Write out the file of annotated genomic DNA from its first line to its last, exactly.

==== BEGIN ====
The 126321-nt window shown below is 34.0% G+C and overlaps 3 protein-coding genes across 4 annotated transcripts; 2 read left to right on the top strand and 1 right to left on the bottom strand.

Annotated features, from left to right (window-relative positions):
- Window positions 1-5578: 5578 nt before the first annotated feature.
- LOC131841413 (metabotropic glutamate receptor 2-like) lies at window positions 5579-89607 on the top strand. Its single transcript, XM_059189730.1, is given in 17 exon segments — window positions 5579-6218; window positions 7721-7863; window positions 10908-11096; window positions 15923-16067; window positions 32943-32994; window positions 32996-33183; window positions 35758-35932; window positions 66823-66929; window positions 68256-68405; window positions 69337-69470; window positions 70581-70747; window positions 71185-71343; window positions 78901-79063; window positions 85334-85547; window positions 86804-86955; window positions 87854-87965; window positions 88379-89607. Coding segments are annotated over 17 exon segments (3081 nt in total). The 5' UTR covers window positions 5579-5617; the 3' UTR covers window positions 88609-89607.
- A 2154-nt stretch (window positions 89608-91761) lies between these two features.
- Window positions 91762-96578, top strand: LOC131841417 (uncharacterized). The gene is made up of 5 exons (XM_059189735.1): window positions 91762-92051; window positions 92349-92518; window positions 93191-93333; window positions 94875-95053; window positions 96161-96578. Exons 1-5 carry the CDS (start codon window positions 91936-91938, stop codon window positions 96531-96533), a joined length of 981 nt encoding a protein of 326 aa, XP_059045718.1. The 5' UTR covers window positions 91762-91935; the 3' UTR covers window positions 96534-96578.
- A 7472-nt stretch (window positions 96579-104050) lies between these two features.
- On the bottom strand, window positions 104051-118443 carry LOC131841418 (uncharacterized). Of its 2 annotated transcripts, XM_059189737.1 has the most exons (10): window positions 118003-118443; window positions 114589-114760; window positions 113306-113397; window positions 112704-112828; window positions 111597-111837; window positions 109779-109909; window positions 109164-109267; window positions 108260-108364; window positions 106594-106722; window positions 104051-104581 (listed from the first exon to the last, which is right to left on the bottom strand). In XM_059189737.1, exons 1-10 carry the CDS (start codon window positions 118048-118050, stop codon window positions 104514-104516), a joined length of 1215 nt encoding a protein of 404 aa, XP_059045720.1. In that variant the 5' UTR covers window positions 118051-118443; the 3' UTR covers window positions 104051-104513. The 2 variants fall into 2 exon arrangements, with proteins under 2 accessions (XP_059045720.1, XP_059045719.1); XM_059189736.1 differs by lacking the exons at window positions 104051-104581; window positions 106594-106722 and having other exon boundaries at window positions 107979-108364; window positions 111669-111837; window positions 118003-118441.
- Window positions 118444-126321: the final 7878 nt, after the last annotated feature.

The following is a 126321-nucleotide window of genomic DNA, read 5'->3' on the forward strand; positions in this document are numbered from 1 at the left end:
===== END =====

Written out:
The 126321-nt window shown below is 34.0% G+C and overlaps 3 protein-coding genes across 4 annotated transcripts; 2 read left to right on the top strand and 1 right to left on the bottom strand.

Annotated features, from left to right (window-relative positions):
- Window positions 1-5578: 5578 nt before the first annotated feature.
- LOC131841413 (metabotropic glutamate receptor 2-like) lies at window positions 5579-89607 on the top strand. Its single transcript, XM_059189730.1, is given in 17 exon segments — window positions 5579-6218; window positions 7721-7863; window positions 10908-11096; window positions 15923-16067; window positions 32943-32994; window positions 32996-33183; window positions 35758-35932; window positions 66823-66929; window positions 68256-68405; window positions 69337-69470; window positions 70581-70747; window positions 71185-71343; window positions 78901-79063; window positions 85334-85547; window positions 86804-86955; window positions 87854-87965; window positions 88379-89607. Coding segments are annotated over 17 exon segments (3081 nt in total). The 5' UTR covers window positions 5579-5617; the 3' UTR covers window positions 88609-89607.
- A 2154-nt stretch (window positions 89608-91761) lies between these two features.
- Window positions 91762-96578, top strand: LOC131841417 (uncharacterized). The gene is made up of 5 exons (XM_059189735.1): window positions 91762-92051; window positions 92349-92518; window positions 93191-93333; window positions 94875-95053; window positions 96161-96578. Exons 1-5 carry the CDS (start codon window positions 91936-91938, stop codon window positions 96531-96533), a joined length of 981 nt encoding a protein of 326 aa, XP_059045718.1. The 5' UTR covers window positions 91762-91935; the 3' UTR covers window positions 96534-96578.
- A 7472-nt stretch (window positions 96579-104050) lies between these two features.
- On the bottom strand, window positions 104051-118443 carry LOC131841418 (uncharacterized). Of its 2 annotated transcripts, XM_059189737.1 has the most exons (10): window positions 118003-118443; window positions 114589-114760; window positions 113306-113397; window positions 112704-112828; window positions 111597-111837; window positions 109779-109909; window positions 109164-109267; window positions 108260-108364; window positions 106594-106722; window positions 104051-104581 (listed from the first exon to the last, which is right to left on the bottom strand). In XM_059189737.1, exons 1-10 carry the CDS (start codon window positions 118048-118050, stop codon window positions 104514-104516), a joined length of 1215 nt encoding a protein of 404 aa, XP_059045720.1. In that variant the 5' UTR covers window positions 118051-118443; the 3' UTR covers window positions 104051-104513. The 2 variants fall into 2 exon arrangements, with proteins under 2 accessions (XP_059045720.1, XP_059045719.1); XM_059189736.1 differs by lacking the exons at window positions 104051-104581; window positions 106594-106722 and having other exon boundaries at window positions 107979-108364; window positions 111669-111837; window positions 118003-118441.
- Window positions 118444-126321: the final 7878 nt, after the last annotated feature.

The following is a 126321-nucleotide window of genomic DNA, read 5'->3' on the forward strand; positions in this document are numbered from 1 at the left end: